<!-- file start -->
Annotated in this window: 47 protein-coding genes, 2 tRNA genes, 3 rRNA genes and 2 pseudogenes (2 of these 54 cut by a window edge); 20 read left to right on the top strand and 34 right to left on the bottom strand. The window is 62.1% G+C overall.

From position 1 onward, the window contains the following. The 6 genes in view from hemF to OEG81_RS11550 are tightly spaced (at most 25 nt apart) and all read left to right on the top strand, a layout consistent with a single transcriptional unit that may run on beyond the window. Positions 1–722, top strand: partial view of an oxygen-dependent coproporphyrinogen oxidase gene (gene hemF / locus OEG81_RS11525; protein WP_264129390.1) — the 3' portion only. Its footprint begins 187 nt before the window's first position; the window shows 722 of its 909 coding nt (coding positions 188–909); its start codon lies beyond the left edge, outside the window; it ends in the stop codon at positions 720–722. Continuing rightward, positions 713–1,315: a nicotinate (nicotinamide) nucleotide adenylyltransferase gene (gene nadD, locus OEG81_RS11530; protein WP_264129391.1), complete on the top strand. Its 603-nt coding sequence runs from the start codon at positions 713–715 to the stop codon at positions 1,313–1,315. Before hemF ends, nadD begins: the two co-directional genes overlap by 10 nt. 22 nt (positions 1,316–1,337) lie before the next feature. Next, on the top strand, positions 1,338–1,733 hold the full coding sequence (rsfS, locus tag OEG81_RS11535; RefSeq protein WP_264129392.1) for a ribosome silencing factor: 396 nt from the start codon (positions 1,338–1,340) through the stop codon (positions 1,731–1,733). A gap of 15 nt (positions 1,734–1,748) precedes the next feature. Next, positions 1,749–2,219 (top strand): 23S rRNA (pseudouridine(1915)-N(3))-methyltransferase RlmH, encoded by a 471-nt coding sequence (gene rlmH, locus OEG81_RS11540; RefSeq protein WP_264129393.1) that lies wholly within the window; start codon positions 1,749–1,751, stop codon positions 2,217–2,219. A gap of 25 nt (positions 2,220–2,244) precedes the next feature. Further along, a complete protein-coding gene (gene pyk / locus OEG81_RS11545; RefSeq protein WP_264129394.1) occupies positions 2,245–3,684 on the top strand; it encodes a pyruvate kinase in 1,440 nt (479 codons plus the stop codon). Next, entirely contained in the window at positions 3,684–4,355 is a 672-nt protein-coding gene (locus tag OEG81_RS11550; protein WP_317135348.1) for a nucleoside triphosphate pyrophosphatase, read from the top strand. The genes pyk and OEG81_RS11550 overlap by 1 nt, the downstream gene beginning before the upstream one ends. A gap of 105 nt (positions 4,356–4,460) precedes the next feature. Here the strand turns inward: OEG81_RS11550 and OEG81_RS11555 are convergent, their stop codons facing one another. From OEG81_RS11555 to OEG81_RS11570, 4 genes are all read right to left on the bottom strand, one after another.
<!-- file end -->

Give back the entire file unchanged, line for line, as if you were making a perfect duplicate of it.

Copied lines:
Annotated in this window: 47 protein-coding genes, 2 tRNA genes, 3 rRNA genes and 2 pseudogenes (2 of these 54 cut by a window edge); 20 read left to right on the top strand and 34 right to left on the bottom strand. The window is 62.1% G+C overall.

From position 1 onward, the window contains the following. The 6 genes in view from hemF to OEG81_RS11550 are tightly spaced (at most 25 nt apart) and all read left to right on the top strand, a layout consistent with a single transcriptional unit that may run on beyond the window. Positions 1–722, top strand: partial view of an oxygen-dependent coproporphyrinogen oxidase gene (gene hemF / locus OEG81_RS11525; protein WP_264129390.1) — the 3' portion only. Its footprint begins 187 nt before the window's first position; the window shows 722 of its 909 coding nt (coding positions 188–909); its start codon lies beyond the left edge, outside the window; it ends in the stop codon at positions 720–722. Continuing rightward, positions 713–1,315: a nicotinate (nicotinamide) nucleotide adenylyltransferase gene (gene nadD, locus OEG81_RS11530; protein WP_264129391.1), complete on the top strand. Its 603-nt coding sequence runs from the start codon at positions 713–715 to the stop codon at positions 1,313–1,315. Before hemF ends, nadD begins: the two co-directional genes overlap by 10 nt. 22 nt (positions 1,316–1,337) lie before the next feature. Next, on the top strand, positions 1,338–1,733 hold the full coding sequence (rsfS, locus tag OEG81_RS11535; RefSeq protein WP_264129392.1) for a ribosome silencing factor: 396 nt from the start codon (positions 1,338–1,340) through the stop codon (positions 1,731–1,733). A gap of 15 nt (positions 1,734–1,748) precedes the next feature. Next, positions 1,749–2,219 (top strand): 23S rRNA (pseudouridine(1915)-N(3))-methyltransferase RlmH, encoded by a 471-nt coding sequence (gene rlmH, locus OEG81_RS11540; RefSeq protein WP_264129393.1) that lies wholly within the window; start codon positions 1,749–1,751, stop codon positions 2,217–2,219. A gap of 25 nt (positions 2,220–2,244) precedes the next feature. Further along, a complete protein-coding gene (gene pyk / locus OEG81_RS11545; RefSeq protein WP_264129394.1) occupies positions 2,245–3,684 on the top strand; it encodes a pyruvate kinase in 1,440 nt (479 codons plus the stop codon). Next, entirely contained in the window at positions 3,684–4,355 is a 672-nt protein-coding gene (locus tag OEG81_RS11550; protein WP_317135348.1) for a nucleoside triphosphate pyrophosphatase, read from the top strand. The genes pyk and OEG81_RS11550 overlap by 1 nt, the downstream gene beginning before the upstream one ends. A gap of 105 nt (positions 4,356–4,460) precedes the next feature. Here the strand turns inward: OEG81_RS11550 and OEG81_RS11555 are convergent, their stop codons facing one another. From OEG81_RS11555 to OEG81_RS11570, 4 genes are all read right to left on the bottom strand, one after another.